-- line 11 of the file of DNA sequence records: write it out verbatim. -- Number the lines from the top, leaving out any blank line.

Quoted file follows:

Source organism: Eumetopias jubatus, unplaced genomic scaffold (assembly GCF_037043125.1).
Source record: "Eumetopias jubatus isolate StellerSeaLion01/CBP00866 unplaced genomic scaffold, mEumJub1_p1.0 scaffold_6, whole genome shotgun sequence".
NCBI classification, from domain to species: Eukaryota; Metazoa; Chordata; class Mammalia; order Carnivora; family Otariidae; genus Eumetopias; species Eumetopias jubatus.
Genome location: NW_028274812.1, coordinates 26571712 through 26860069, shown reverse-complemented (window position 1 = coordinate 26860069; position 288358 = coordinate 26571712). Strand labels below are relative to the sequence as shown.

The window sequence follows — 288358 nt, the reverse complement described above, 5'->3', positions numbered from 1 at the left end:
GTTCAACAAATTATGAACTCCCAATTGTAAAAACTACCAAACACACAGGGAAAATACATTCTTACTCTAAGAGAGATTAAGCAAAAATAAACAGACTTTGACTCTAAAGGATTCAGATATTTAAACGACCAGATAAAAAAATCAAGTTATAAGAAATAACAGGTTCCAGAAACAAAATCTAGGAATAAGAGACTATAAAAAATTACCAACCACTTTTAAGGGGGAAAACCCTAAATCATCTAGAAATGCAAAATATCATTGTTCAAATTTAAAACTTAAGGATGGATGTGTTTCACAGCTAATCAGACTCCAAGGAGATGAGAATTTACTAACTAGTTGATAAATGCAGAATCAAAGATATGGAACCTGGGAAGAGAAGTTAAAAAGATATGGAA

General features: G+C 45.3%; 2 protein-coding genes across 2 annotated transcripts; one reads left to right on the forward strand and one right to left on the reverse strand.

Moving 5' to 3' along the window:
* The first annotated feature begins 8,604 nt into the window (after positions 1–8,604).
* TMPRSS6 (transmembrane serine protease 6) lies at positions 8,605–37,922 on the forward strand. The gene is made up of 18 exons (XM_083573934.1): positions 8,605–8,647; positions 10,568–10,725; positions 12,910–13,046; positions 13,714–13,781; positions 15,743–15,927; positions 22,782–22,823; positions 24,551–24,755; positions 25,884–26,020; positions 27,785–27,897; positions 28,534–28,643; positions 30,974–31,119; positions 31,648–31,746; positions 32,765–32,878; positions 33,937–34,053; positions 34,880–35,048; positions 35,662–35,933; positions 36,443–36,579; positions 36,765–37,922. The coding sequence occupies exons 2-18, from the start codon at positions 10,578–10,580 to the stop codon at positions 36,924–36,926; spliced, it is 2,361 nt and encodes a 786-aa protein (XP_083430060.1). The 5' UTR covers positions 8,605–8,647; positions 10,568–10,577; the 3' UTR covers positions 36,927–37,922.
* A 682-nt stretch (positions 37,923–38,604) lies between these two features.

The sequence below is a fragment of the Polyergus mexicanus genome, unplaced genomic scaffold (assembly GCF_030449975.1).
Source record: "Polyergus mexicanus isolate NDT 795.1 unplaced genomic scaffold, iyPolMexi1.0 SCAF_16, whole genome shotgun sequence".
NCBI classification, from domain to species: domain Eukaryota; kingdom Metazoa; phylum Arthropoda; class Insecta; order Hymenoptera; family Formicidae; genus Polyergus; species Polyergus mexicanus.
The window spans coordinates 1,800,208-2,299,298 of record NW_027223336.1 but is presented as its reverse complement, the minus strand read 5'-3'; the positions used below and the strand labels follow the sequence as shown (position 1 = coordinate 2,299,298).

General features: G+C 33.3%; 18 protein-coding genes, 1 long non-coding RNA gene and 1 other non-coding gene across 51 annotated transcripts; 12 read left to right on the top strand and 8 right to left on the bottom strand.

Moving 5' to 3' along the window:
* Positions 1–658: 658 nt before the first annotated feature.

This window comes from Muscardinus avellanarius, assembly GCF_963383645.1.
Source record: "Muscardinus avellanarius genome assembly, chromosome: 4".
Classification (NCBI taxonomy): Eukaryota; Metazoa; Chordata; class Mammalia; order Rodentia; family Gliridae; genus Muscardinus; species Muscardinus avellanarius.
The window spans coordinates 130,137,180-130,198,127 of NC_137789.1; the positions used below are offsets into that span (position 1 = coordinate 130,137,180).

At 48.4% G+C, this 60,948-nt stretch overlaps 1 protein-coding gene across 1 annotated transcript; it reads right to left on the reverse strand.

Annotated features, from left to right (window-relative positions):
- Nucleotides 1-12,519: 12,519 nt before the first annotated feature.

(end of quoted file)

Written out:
* A 682-nt stretch (positions 37,923–38,604) lies between these two features.